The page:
How to Connect a Laptop to Sony Bravia VGA
By C. Taylor
Playing a movie on your laptop is convenient, but at home you probably prefer the large, cinematic screen of your Sony Bravia. Connecting your laptop to the Sony Bravia's VGA port enables you to play laptop movies on the TV. However, VGA cables do not include an audio channel, so to play the movie's sound through the Bravia, you need an additional audio connection.
Attach one end of an HD15 cable to the VGA port on your laptop. Most laptops possess a VGA output, but if your laptop only has a DVI or HDMI output, connect them to the Bravia's HDMI input using an HDMI cable. DVI outputs will require a DVI-to-HDMI adapter to make the connection. Alternatively, using a DVI-to-VGA adapter enables you to connect from the DVI port to the VGA port, although using HDMI results in better quality.
Connect the other end of the HD15 cable to the "VGA" or "PC In" port on the back of the Bravia TV.
Connect one end of a 3.5mm audio cable into the "Audio Out" or "Headphone" jack on your laptop.
Connect the other end of the audio cable to the "Audio" jack on the Bravia, located next to the VGA connection.
Press "Windows-P" and select "Duplicate" or "Projector Only" to display your laptop screen on the Bravia. Alternatively, select "Extend" to use the Bravia screen as a secondary monitor.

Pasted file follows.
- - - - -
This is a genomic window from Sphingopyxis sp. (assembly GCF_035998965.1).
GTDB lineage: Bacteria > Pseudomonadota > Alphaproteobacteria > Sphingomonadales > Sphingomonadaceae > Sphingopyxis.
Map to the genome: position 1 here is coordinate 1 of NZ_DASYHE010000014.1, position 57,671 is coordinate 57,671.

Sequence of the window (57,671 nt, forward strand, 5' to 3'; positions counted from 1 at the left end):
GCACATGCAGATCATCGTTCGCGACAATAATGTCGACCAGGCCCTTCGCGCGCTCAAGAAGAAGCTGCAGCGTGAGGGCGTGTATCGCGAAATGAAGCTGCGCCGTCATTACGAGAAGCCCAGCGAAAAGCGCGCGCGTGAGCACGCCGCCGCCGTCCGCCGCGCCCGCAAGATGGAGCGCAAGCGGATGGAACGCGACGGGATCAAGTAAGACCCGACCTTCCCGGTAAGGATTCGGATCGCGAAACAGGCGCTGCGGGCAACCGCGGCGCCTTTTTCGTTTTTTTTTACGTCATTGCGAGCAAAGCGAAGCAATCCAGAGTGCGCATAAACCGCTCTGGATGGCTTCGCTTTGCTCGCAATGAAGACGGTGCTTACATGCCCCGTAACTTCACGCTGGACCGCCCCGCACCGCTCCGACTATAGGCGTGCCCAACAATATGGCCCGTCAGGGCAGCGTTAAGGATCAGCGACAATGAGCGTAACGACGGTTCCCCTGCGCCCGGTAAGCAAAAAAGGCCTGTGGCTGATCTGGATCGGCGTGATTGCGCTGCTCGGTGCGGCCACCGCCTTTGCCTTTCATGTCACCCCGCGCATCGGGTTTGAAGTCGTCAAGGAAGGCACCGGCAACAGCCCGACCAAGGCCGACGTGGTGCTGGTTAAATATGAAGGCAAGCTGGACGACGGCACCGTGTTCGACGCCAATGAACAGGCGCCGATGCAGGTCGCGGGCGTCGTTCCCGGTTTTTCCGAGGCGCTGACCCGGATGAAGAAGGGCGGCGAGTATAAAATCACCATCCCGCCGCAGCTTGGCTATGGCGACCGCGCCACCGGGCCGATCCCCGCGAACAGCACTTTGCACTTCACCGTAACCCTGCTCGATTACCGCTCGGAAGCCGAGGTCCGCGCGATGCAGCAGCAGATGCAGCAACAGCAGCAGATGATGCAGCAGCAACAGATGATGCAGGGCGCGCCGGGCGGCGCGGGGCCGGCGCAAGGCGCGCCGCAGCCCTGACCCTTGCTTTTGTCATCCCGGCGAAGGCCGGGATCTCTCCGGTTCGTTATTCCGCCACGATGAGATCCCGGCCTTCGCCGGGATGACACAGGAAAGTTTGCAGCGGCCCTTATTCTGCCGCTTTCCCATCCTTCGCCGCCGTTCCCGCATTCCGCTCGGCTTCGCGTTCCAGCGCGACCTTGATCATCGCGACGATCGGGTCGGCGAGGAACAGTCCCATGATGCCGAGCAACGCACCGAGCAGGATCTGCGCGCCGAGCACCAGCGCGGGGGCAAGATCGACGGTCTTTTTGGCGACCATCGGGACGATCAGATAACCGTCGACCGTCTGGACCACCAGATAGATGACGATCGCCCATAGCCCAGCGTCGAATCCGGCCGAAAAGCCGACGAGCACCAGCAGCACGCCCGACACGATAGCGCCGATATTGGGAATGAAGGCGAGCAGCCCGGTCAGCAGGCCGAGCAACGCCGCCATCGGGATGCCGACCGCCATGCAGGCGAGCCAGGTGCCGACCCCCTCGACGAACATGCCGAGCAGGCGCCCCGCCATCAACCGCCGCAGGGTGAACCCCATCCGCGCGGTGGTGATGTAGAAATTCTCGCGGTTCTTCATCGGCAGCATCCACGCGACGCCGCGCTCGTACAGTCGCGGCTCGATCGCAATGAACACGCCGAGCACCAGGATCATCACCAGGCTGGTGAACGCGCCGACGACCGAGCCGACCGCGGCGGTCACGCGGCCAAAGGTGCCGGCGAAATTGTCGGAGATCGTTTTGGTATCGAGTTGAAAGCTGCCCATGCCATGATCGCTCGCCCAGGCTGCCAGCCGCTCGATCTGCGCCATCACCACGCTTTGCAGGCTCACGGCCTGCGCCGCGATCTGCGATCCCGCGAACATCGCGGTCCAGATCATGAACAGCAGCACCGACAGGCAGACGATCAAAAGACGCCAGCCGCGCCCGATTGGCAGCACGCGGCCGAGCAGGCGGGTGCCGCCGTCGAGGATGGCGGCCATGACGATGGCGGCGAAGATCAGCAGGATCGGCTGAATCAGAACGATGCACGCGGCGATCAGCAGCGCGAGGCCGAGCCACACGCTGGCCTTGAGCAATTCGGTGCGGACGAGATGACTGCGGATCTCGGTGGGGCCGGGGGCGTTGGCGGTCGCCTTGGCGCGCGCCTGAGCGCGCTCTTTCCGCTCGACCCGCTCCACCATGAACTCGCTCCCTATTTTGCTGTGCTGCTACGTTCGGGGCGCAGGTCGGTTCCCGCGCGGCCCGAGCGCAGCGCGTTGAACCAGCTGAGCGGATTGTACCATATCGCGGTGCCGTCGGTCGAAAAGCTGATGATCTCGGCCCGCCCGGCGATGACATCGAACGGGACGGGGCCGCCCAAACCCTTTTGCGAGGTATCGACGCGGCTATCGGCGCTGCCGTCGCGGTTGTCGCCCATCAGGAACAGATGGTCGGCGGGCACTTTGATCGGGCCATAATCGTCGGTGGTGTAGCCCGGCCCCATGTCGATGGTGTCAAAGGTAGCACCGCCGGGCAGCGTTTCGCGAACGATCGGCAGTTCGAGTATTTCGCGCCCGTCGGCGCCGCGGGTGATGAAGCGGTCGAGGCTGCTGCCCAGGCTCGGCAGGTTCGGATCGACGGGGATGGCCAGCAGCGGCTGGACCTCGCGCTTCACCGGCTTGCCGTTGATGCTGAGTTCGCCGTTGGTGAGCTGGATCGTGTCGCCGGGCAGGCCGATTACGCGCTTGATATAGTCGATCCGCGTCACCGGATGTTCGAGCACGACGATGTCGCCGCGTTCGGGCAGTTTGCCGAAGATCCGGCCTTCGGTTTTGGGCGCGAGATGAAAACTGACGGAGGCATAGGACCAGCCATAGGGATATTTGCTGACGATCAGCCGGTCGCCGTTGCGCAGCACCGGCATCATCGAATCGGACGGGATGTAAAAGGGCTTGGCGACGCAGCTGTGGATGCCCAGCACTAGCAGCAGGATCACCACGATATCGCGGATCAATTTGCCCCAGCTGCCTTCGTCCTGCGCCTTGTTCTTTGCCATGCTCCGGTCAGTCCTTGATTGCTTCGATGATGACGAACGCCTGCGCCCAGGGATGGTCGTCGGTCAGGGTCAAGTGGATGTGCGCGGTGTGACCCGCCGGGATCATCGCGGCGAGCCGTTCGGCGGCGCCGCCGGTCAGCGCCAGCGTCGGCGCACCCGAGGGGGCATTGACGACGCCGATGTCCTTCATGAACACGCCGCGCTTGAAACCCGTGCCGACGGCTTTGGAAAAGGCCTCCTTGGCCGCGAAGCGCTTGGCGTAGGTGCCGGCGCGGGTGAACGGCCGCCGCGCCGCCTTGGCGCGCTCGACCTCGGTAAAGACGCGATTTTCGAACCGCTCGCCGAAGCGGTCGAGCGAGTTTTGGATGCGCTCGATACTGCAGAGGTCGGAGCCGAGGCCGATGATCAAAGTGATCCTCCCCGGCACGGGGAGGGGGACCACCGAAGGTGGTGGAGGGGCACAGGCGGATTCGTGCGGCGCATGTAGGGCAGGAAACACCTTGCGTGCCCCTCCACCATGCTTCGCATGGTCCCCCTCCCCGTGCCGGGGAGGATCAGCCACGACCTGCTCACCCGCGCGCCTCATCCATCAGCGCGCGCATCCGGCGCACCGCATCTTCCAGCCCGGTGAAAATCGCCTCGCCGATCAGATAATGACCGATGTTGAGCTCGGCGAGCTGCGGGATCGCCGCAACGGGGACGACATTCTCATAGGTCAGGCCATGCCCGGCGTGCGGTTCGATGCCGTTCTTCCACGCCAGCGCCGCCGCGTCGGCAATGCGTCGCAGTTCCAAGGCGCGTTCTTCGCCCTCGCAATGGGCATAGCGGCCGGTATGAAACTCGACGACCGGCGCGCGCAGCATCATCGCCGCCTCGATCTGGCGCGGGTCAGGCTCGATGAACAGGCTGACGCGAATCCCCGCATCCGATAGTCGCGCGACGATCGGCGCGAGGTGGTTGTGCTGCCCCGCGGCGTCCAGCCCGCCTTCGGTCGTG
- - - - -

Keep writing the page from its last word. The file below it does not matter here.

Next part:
- Your Windows 7 laptop automatically adjusts the output, but if the output looks distorted, right-click an empty area of your laptop's desktop, select "Screen Resolution" and move the "Resolution" slider to its lowest resolution. You may need to experiment for optimal settings.
- If you chose to extend your desktop to use the Bravia as a secondary monitor, you might need to drag the media player window to the other screen to playback the movie on the Bravia. Alternatively, hold the Windows key and press the left or right arrow keys to move the window to the Bravia display.
C. Taylor embarked on a professional writing career in 2009 and frequently writes about technology, science, business, finance, martial arts and the great outdoors. He writes for both online and offline publications, including the Journal of Asian Martial Arts, Samsung, Radio Shack, Motley Fool, Chron, Synonym and more. He received a Master of Science degree in wildlife biology from Clemson University and a Bachelor of Arts in biological sciences at College of Charleston. He also holds minors in statistics, physics and visual arts.